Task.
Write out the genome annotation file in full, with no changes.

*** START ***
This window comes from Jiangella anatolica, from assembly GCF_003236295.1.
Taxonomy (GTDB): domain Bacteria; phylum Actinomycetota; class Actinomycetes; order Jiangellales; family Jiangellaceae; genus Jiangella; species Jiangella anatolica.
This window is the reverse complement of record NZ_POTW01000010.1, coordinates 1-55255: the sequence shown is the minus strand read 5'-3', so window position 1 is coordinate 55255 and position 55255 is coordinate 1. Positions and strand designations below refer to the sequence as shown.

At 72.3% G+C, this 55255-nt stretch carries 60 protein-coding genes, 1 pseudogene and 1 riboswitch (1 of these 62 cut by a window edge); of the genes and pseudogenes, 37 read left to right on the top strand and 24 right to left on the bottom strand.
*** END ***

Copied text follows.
This window comes from Jiangella anatolica, from assembly GCF_003236295.1.
Taxonomy (GTDB): domain Bacteria; phylum Actinomycetota; class Actinomycetes; order Jiangellales; family Jiangellaceae; genus Jiangella; species Jiangella anatolica.
This window is the reverse complement of record NZ_POTW01000010.1, coordinates 1-55255: the sequence shown is the minus strand read 5'-3', so window position 1 is coordinate 55255 and position 55255 is coordinate 1. Positions and strand designations below refer to the sequence as shown.

At 72.3% G+C, this 55255-nt stretch carries 60 protein-coding genes, 1 pseudogene and 1 riboswitch (1 of these 62 cut by a window edge); of the genes and pseudogenes, 37 read left to right on the top strand and 24 right to left on the bottom strand.